While class actions certainly do present a lot of the challenges and costs you mentioned to employers, we view the issue not being really the employer's desire to want to have cases heard on the merits, and that can be better done through arbitration.


      The way we look at arbitration agreements is really an employer's attempt to reduce its exposure and reduce its potential liability. So class actions, as we see them—we, I'm referring to plaintiff's lawyers—we view them as benefits to employees. And that's particularly the case in wage and hour cases and FLSA cases, where in most of these cases, plaintiffs are low-wage earners. They can't afford an attorney without a contingency fee arrangement. And individual claims are rarely large enough for plaintiff's attorneys to pursue those claims on a contingency basis absent the class mechanism to aggregate the claims.


      So the class mechanism really provides an avenue for relief that otherwise would just be completely unavailable. And I fully recognize that employers view the class mechanism as providing, perhaps, too much incentives to plaintiffs and plaintiff's lawyers to file these cases and too much of a burden. But that's really the, I think, some of the push and pull, to give a little bit more of the plaintiff's perspective on that.


      As you mentioned, over the last decade or so, there's been a rise of arbitration agreements with these class action waivers that have been upheld several times, starting with the Concepcion case. That was several years ago, and then Epic Systems more definitively and more recently. And I remember when the Concepcion case was first decided and then Epic Systems, I felt, like many others, that this was really a death nail to these wage cases because absent the class mechanism, like I mentioned, they're really very difficult to pursue.


      And I thought every single employer is going to have an arbitration agreement. Every one of them is going to have a class waiver. And what's going to happen next? But the plaintiff's bar is a very resilient bar. And so the concept of mass arbitrations has been the logical response in retrospect. And I'm thankful to say I have never turned down a case. My firm has never turned down a case due to a class waiver. That's definitely not the case across the industry. There are many firms who I'm sure have.


      But when we take these cases, we just have been forced to take an alternative approach. And so with the class action, as you mentioned, Chris, when we file, we can have one plaintiff, we can have just a few plaintiffs, and then we can very quickly grow the case from there. But with mass arbitrations, we need to do a lot of work on the front end.


      And what that means is speaking to as many people as possible right away and trying to find as many people who have similar claims right from the start. And that really requires a lot of work, and I'm not sure if people recognize how much work that takes. When we take a case or when we take any one of these cases, we will vet each and every potential plaintiff, and that requires email, that requires phone calls. If each of those calls make communications, adds up to -- even minutes, when you multiply them over dozens or hundreds of different people, you're talking about an amount of work that most firms, unless they have a lot of attorneys, just can't handle.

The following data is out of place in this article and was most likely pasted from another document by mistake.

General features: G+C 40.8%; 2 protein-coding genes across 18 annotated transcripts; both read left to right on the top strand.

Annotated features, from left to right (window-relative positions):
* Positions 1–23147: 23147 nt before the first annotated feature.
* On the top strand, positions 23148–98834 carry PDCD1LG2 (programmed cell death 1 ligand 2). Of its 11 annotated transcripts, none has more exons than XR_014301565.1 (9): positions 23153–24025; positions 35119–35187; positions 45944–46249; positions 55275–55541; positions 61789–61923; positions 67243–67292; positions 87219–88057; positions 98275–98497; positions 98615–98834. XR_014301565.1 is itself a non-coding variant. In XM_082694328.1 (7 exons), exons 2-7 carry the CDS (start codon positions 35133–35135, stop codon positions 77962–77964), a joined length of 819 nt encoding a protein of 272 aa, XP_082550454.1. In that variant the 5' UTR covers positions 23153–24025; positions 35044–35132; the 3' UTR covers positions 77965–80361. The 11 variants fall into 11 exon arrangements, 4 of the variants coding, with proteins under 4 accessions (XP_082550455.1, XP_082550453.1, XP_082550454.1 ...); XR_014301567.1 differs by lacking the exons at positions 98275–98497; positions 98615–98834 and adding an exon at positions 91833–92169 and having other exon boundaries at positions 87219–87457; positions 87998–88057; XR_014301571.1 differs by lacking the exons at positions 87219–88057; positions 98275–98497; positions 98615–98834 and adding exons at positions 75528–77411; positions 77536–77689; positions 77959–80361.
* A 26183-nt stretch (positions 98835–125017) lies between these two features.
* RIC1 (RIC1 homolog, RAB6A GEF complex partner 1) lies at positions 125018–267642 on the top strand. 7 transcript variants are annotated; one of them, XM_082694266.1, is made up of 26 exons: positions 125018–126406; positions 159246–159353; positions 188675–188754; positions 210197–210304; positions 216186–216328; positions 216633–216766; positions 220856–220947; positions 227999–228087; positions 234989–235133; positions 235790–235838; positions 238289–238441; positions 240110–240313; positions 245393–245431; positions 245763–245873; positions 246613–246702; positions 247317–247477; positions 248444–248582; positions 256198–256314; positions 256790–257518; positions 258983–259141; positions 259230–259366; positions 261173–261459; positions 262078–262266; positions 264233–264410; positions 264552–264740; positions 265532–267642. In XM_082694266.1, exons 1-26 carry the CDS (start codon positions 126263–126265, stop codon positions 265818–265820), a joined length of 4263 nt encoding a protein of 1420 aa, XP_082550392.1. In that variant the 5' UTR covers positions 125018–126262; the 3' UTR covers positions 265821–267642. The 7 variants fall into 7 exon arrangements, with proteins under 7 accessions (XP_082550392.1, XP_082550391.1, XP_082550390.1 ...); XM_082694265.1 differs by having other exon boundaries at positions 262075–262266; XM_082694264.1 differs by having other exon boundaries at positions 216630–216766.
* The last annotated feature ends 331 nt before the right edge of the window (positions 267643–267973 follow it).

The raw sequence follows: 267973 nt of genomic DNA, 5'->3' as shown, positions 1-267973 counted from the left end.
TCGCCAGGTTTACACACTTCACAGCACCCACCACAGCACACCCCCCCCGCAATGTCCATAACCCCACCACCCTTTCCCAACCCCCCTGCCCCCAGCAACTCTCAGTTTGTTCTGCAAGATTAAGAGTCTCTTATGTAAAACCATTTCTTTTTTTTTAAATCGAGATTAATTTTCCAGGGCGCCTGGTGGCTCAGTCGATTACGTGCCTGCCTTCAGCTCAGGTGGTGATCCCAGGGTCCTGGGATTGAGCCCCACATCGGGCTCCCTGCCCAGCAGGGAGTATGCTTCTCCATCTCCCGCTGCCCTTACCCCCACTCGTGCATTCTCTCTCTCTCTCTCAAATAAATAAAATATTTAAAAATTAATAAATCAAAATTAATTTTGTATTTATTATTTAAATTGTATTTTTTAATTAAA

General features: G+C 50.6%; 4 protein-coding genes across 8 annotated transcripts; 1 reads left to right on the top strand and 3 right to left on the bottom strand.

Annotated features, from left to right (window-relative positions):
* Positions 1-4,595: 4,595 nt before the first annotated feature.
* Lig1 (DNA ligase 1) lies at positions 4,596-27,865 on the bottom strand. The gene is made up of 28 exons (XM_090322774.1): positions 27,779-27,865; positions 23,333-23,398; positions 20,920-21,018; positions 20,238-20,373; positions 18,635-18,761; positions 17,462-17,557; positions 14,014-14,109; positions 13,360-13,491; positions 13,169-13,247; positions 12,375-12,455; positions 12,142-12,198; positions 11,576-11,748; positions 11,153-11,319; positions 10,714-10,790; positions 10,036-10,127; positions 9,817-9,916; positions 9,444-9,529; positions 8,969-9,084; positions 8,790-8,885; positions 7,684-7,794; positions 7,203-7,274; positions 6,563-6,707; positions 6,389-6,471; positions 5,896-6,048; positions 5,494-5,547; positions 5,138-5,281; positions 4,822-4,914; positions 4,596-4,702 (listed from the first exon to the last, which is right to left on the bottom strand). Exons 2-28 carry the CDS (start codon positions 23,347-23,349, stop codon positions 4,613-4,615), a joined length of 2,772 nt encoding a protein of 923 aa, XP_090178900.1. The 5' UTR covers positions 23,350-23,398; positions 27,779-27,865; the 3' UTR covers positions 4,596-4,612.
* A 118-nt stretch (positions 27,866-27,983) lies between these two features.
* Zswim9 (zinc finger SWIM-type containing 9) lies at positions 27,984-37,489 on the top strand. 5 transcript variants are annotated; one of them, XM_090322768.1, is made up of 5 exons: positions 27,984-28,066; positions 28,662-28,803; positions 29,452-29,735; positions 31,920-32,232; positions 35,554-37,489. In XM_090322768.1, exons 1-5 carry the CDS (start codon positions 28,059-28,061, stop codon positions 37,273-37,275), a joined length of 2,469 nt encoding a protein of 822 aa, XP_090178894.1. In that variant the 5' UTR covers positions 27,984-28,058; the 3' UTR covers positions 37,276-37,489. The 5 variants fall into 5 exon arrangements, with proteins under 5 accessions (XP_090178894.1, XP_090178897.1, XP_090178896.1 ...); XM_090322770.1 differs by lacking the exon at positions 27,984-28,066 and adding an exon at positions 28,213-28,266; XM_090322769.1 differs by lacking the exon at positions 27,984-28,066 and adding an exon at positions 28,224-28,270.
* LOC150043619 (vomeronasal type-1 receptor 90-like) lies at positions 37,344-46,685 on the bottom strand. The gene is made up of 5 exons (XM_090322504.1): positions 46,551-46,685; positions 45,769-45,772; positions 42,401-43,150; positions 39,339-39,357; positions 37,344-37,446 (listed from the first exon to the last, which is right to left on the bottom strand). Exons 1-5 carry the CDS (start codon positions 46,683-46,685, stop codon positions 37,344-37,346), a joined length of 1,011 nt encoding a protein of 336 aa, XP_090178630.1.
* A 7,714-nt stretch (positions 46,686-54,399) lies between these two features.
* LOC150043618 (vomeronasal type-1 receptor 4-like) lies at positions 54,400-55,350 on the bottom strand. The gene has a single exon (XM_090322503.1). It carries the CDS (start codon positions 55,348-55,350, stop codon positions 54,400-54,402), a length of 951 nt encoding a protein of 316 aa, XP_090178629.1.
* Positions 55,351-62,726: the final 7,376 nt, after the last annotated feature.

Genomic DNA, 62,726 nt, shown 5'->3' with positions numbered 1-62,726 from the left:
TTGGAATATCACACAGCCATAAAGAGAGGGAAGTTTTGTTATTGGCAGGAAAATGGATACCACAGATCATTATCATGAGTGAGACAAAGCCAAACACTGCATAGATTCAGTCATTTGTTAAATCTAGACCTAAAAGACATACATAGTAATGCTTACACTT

Some colleagues at my firm know when we're starting one of these cases, we need to be extraordinarily organized in terms of how we schedule the communications, how we organize everything, how we aggregate the information that we're obtaining. So it really requires a lot of work and collaboration. It’s not something that can be done -- it's something you really need experience in doing and you need the manpower to do.


      And I've done this both with wage cases and also with discrimination cases. And what we do is once we have what we feel is the appropriately critical mass of people, then we'll move forward with filing. And what plays out then is, in some sense, a game of chicken because as you mentioned, Chris, the filing fees in these cases alone can be a fortune.


      I was just looking earlier today; AAA has filing fees and case management fees at the start of the case of $2,500 per case. So, I mean, just to keep the math simple, we just have 100 plaintiffs. And their claims could be worth hundreds or low thousands of dollars per case. The filing fees alone there would be $250,000. And, of course, that's just the start of things.


      The company will then have to pay legal fees to defend each case, arbitrator's fees throughout the case. And the result is really an untenable situation for the employer. They'll have luxury of paying huge sums of money for essentially the right to have a hearing to litigate whether they owe a much, much smaller amount than they've paid just to get there.


      So this entire formulation very often leads to settlements. And in many cases, they will lead to class settlements where the company will ultimately waive its arbitration agreement and class waiver obligations. And from my perspective, that's my goal. That's what I'm trying to accomplish in these cases, is to ultimately wind up in a situation where we have been able to put pressure on the employer to get back to the place that we want to be, which is the ability to pursue these cases effectively as a class action.